How To Get 2 Latinos Into The White House

By Dr. Henry Flores, Ph.D.

San Antonio, Texas — Bueno, those of us in the know already have decided that Julián Castro will be either the first Latino President of the United States or, at a minimum, the first legitimate, credible Latino presidential contender from one of the two major parties.

So, I got to thinking, we know Julián’s future, but what of his twin brother Joaquín? Some recent wheelings and dealings in Texas strongly suggest that Joaquín could be on his way to Congress.

I presume that if Julián gets elected president, Joaquín will probably get to be White House Counsel or Attorney General or a Supreme Court Justice, o algo asi. Pero — and this is a big pero — he just can’t jump from state representative to the White House, or “Big Show,” without some experience in between. Again, I got to thinking (this always gets me into trouble but I can’t help it), what kind of experience are we talking about here?

In political science we have a theory, amongst many, that some politicians are “cut out” to be executive-types and others legislative-types. The Castro brothers each seem to embody a set of characteristics in that one does well as an executive (Julián), while the other does well as a legislator (Joaquín); one’s our mayor, the other our state representative.

Since we already know that Julián is going to be president, well, it only seems logical to conclude that Joaquín might make a good United States Representative or Senator. I mean, why not? It seems logical to me. The best opportunity right now appears to be for Joaquín to find himself a good United States Congressional District and run. Let’s review some scenarios!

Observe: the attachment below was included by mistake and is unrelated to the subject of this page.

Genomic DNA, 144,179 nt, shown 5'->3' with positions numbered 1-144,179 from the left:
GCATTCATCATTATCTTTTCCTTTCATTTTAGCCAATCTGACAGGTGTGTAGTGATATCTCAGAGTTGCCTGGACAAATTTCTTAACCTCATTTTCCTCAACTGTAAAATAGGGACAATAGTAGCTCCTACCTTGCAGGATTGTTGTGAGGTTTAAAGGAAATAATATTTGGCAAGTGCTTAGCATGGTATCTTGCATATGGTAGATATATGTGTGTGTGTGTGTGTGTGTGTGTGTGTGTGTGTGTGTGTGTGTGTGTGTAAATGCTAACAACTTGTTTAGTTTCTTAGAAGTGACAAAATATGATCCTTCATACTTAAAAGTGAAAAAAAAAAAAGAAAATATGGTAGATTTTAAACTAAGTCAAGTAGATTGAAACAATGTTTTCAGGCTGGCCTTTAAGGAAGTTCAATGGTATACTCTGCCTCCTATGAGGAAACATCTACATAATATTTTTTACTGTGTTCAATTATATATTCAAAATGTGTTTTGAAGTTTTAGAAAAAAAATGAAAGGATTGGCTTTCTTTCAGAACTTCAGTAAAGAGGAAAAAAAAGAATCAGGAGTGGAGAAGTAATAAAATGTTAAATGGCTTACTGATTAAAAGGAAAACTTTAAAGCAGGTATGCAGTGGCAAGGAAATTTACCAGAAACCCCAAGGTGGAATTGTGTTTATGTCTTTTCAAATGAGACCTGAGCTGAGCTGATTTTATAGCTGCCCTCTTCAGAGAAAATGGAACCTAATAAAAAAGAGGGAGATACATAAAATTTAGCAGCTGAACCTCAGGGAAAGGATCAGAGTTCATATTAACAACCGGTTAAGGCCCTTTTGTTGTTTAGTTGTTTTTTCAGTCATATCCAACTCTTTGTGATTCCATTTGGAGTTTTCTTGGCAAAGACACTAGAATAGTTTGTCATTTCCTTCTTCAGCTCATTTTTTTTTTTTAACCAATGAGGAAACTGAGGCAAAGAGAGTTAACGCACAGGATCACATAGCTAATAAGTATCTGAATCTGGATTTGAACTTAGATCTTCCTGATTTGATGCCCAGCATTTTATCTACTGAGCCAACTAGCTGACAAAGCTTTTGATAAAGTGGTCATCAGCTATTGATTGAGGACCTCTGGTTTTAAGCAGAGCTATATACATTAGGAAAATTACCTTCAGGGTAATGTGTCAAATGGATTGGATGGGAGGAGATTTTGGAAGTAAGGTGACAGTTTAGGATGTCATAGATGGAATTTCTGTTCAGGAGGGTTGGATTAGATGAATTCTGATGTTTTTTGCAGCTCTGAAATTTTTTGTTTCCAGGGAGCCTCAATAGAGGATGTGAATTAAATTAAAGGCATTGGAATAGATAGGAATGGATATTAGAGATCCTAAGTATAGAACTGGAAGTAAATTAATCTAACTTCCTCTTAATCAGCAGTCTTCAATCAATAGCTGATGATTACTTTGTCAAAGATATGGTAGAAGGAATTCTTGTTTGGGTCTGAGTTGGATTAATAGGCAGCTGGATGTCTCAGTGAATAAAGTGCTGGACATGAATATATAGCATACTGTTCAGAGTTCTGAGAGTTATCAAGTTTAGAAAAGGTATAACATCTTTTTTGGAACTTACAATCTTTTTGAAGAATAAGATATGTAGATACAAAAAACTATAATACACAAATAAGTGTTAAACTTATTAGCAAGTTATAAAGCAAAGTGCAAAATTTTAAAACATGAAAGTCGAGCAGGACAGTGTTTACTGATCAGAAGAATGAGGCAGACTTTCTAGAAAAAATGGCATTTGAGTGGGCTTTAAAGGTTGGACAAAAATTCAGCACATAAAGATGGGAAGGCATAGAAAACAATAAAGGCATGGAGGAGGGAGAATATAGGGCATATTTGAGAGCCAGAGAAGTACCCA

The four most logical are the 20th, 21st, 23rd and 28th districts that all have incumbents who do not wish to be challenged. For instance, 20th is a no-no because that one is held by Charlie Gonzalez; 21st is Republican and held by Lamar Smith; 23rd is contentious and held by Quico Conseco; and the 28th is held by the powerful Henry Cuellar.

This field is crowded and the only one who may draw opposition is Conseco, but everyone is waiting to see what the former seat holder, Ciro Rodriguez, will do before declaring. Protocol issues are delaying this and if one wishes to get a good campaign off the ground they got to act quickly.

With all the current districts being overcrowded there seems only one alternative for Joaquín and that is to be found in the new Congressional District 21, the redrawn Lloyd Doggett district. It seems that Republicans so dislike the Democratic Rep. Doggett that they redrew his district into Bexar County (that’s San Antonio) from Travis County (that’s Austin)!

I guess the Republicans think that anyone elected to that seat would be better than the liberal Doggett. Who knows? The Republican shenanigans, however, have created the perfect district for Joaquín to run in. All he has to do is wait and see if Doggett decides to run, or not, before making up his mind. Whatever the case, it does look like a great opportunity for Joaquín to get some much-needed experience before joining his brother at the White House.

Dr. Henry Flores is a professor of Political Science and Dean of the Graduate School at St. Mary’s University, in San Antonio, Texas.

[Photo By dcjohn]

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